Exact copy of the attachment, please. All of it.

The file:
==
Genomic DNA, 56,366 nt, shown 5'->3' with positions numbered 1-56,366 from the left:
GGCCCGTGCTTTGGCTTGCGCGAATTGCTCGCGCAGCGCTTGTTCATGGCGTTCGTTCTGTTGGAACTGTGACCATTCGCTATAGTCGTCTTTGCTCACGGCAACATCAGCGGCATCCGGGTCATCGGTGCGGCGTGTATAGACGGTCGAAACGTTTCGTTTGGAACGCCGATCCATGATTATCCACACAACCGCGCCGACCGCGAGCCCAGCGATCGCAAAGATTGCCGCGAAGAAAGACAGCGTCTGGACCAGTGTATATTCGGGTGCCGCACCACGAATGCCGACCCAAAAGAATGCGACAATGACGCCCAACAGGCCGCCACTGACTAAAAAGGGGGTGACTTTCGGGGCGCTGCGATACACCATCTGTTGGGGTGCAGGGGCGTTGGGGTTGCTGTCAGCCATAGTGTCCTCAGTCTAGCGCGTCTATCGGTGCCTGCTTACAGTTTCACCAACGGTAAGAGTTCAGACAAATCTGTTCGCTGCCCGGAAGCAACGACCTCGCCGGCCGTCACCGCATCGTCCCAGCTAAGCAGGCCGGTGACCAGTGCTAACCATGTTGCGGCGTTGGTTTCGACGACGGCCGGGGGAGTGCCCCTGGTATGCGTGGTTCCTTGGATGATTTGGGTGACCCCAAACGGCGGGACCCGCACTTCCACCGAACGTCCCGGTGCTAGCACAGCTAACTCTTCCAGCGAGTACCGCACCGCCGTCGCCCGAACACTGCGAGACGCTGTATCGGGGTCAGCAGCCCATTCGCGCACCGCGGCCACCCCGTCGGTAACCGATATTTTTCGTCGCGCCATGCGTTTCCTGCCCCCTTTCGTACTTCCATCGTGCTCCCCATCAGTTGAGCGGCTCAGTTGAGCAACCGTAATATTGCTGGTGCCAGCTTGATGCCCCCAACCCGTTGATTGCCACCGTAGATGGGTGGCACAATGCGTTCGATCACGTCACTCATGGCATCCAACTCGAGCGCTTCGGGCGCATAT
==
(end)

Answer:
Genomic DNA, 56,366 nt, shown 5'->3' with positions numbered 1-56,366 from the left:
GGCCCGTGCTTTGGCTTGCGCGAATTGCTCGCGCAGCGCTTGTTCATGGCGTTCGTTCTGTTGGAACTGTGACCATTCGCTATAGTCGTCTTTGCTCACGGCAACATCAGCGGCATCCGGGTCATCGGTGCGGCGTGTATAGACGGTCGAAACGTTTCGTTTGGAACGCCGATCCATGATTATCCACACAACCGCGCCGACCGCGAGCCCAGCGATCGCAAAGATTGCCGCGAAGAAAGACAGCGTCTGGACCAGTGTATATTCGGGTGCCGCACCACGAATGCCGACCCAAAAGAATGCGACAATGACGCCCAACAGGCCGCCACTGACTAAAAAGGGGGTGACTTTCGGGGCGCTGCGATACACCATCTGTTGGGGTGCAGGGGCGTTGGGGTTGCTGTCAGCCATAGTGTCCTCAGTCTAGCGCGTCTATCGGTGCCTGCTTACAGTTTCACCAACGGTAAGAGTTCAGACAAATCTGTTCGCTGCCCGGAAGCAACGACCTCGCCGGCCGTCACCGCATCGTCCCAGCTAAGCAGGCCGGTGACCAGTGCTAACCATGTTGCGGCGTTGGTTTCGACGACGGCCGGGGGAGTGCCCCTGGTATGCGTGGTTCCTTGGATGATTTGGGTGACCCCAAACGGCGGGACCCGCACTTCCACCGAACGTCCCGGTGCTAGCACAGCTAACTCTTCCAGCGAGTACCGCACCGCCGTCGCCCGAACACTGCGAGACGCTGTATCGGGGTCAGCAGCCCATTCGCGCACCGCGGCCACCCCGTCGGTAACCGATATTTTTCGTCGCGCCATGCGTTTCCTGCCCCCTTTCGTACTTCCATCGTGCTCCCCATCAGTTGAGCGGCTCAGTTGAGCAACCGTAATATTGCTGGTGCCAGCTTGATGCCCCCAACCCGTTGATTGCCACCGTAGATGGGTGGCACAATGCGTTCGATCACGTCACTCATGGCATCCAACTCGAGCGCTTCGGGCGCATAT